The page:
Although many people might prefer their own solitary approach to working, even when working in an office, a collaborative workplace environment has been proven to lead to a more productive workplace overall. But why exactly is this?

Well, to understand business collaboration and its benefits, we first need to look at what collaboration in business actually means, and how it can be effectively implemented.

What is business collaboration?

Also known as 'collaborative working', business collaboration is where two or more individuals (or companies) work together to achieve a shared business objective. It may sound like a simple and obvious working practice, most people will collaborate with their colleagues every day, but rarely is this efficiently implemented on a business-wide scale.

Fortunately, there are a variety of methods that can be used to maximise collaboration in business and improve overall production output in your workplace.

Types of business collaboration

Collaborative working comes in many forms but the most common and effective types are synchronous or asynchronous working, and collocated and non-collocated working strategies.

Synchronous business collaboration is where employees work on tasks at the same time whereas asynchronous business collaboration is the opposite, i.e., working on the same task at different times.

Both of these methods have their own benefits and the type of project you're conducting will often dictate which method is most suitable for your business. For something like written content, an asynchronous approach would be better suited, as one team member can write the document, and another team member can check it over after it is complete.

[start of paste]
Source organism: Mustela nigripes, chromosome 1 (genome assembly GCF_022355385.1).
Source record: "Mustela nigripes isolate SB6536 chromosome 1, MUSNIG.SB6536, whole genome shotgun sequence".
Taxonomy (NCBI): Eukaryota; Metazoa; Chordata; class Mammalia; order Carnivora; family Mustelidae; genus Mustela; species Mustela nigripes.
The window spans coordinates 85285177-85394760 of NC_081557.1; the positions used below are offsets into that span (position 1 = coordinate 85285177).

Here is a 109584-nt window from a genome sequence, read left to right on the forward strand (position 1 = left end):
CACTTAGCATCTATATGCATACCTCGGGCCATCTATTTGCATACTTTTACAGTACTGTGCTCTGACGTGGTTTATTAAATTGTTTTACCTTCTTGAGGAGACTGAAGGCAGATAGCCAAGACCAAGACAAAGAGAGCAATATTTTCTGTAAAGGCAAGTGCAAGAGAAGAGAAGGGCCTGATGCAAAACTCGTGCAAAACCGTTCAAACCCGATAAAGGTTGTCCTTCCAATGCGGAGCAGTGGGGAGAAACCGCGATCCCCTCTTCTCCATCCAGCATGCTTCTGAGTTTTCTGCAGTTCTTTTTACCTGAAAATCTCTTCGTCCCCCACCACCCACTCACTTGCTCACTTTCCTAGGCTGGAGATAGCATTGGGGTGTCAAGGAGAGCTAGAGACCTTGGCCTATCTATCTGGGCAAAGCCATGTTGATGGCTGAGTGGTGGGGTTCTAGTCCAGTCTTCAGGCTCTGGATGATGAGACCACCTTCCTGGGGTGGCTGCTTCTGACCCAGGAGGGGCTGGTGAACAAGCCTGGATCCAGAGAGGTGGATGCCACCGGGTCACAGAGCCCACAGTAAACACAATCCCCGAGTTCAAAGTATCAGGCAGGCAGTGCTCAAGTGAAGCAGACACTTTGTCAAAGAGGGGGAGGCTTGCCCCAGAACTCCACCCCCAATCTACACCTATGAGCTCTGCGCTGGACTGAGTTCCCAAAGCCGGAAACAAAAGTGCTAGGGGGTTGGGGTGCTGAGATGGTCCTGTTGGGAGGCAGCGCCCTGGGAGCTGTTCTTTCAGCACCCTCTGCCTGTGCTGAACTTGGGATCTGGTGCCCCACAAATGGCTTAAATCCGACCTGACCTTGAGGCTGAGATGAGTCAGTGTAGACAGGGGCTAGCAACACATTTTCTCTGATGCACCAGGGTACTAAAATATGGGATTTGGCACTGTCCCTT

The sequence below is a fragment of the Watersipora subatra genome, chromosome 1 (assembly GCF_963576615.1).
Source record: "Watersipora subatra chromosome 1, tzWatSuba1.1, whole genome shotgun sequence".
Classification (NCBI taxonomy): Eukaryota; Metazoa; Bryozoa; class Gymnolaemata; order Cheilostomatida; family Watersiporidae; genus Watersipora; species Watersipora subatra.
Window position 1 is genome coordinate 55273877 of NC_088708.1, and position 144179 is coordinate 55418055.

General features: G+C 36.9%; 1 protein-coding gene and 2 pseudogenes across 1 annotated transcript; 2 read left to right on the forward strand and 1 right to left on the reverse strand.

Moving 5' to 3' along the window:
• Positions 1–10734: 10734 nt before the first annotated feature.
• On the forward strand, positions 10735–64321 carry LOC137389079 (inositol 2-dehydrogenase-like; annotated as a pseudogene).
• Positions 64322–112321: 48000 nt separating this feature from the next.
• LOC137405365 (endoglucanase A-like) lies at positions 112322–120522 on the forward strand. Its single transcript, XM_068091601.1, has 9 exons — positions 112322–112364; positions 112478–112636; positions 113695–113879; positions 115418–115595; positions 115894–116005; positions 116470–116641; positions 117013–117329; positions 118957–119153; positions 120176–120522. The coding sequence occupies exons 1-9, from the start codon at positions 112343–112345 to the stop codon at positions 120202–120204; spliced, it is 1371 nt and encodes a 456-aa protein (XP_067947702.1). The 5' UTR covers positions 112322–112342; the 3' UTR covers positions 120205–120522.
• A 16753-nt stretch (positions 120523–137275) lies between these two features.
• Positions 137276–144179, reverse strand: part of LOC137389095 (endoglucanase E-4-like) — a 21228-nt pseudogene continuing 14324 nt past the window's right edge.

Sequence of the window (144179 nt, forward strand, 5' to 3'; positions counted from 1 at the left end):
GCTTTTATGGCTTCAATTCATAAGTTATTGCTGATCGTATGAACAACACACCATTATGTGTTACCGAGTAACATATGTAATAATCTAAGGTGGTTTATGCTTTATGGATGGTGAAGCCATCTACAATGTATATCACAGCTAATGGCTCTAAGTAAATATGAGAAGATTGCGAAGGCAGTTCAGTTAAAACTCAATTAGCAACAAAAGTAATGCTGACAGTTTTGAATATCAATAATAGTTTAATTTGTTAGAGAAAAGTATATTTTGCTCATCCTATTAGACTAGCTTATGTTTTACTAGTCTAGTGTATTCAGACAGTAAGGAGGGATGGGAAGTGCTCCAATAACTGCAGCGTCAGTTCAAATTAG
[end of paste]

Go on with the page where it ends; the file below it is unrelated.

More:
In this situation, it doesn't make sense to have both team members working on the document at the same time as they might interrupt each other’s work. Whereas, for something like developing a web application, it's common to split the application up into smaller chunks and have team members working on their own individual branches simultaneously. This method is particularly useful for the cyclical nature of Agile development.

As for the other two types of collaboration in business, a collocated approach to business collaboration means having employees in the same physical location as each other. A non-collocated approach, on the other hand, is the obvious opposite, and includes collaboration between people working remotely, either off-site or in home offices.

Collocation leads to more face-to-face interaction and meetings, which can be helpful when deciding on the exact requirements and definitions of a project. However, some companies see too many meetings as an unnecessary distraction and prefer to operate with a non-collocated approach to collaborative working. Again, it often depends on the size and scope of a project as to which type your pick, and how closely colleagues will need to interact with each other on each piece of work.

The benefits of business collaboration

It's up to you to decide which method of collaboration suits your business best. But besides improving employee collaboration and interacting with other businesses for large-scale projects, there are two other key benefits to be had from implementing collaboration in business.

Financial benefits

On the whole, business collaboration can save your business money due to the decrease in the human and physical factors require on a project. For example, collaborating with another business on a project will save you money if you agree to split some of the expenses. This means that you'll get more output from the budget that you put in. You'll also be using less human resources if, say, collaborating means you only need two of your employees on a project instead of four.